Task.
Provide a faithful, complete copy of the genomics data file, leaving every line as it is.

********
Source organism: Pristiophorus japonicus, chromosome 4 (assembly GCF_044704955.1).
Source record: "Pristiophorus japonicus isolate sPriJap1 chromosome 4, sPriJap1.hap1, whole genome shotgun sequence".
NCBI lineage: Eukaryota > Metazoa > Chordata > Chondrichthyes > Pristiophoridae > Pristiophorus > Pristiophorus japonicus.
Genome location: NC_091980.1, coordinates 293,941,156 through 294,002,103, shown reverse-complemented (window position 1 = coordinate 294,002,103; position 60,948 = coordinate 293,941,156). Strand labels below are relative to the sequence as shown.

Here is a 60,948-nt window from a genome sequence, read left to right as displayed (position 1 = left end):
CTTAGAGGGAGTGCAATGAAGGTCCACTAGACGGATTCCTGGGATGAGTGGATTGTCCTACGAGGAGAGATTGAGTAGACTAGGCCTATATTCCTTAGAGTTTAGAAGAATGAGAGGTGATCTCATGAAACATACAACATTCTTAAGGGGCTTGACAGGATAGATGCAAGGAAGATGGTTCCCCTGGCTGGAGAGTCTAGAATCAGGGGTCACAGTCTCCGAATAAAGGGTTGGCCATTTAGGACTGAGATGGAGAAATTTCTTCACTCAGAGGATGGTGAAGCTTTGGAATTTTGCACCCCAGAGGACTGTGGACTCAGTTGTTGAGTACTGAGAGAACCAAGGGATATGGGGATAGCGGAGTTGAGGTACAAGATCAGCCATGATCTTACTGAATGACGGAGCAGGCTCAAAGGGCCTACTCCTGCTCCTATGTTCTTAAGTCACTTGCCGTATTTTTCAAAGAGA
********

Source organism: Pristiophorus japonicus, chromosome 4 (assembly GCF_044704955.1).
Source record: "Pristiophorus japonicus isolate sPriJap1 chromosome 4, sPriJap1.hap1, whole genome shotgun sequence".
NCBI lineage: Eukaryota > Metazoa > Chordata > Chondrichthyes > Pristiophoridae > Pristiophorus > Pristiophorus japonicus.
Genome location: NC_091980.1, coordinates 293,941,156 through 294,002,103, shown reverse-complemented (window position 1 = coordinate 294,002,103; position 60,948 = coordinate 293,941,156). Strand labels below are relative to the sequence as shown.

Here is a 60,948-nt window from a genome sequence, read left to right as displayed (position 1 = left end):
CTTAGAGGGAGTGCAATGAAGGTCCACTAGACGGATTCCTGGGATGAGTGGATTGTCCTACGAGGAGAGATTGAGTAGACTAGGCCTATATTCCTTAGAGTTTAGAAGAATGAGAGGTGATCTCATGAAACATACAACATTCTTAAGGGGCTTGACAGGATAGATGCAAGGAAGATGGTTCCCCTGGCTGGAGAGTCTAGAATCAGGGGTCACAGTCTCCGAATAAAGGGTTGGCCATTTAGGACTGAGATGGAGAAATTTCTTCACTCAGAGGATGGTGAAGCTTTGGAATTTTGCACCCCAGAGGACTGTGGACTCAGTTGTTGAGTACTGAGAGAACCAAGGGATATGGGGATAGCGGAGTTGAGGTACAAGATCAGCCATGATCTTACTGAATGACGGAGCAGGCTCAAAGGGCCTACTCCTGCTCCTATGTTCTTAAGTCACTTGCCGTATTTTTCAAAGAGA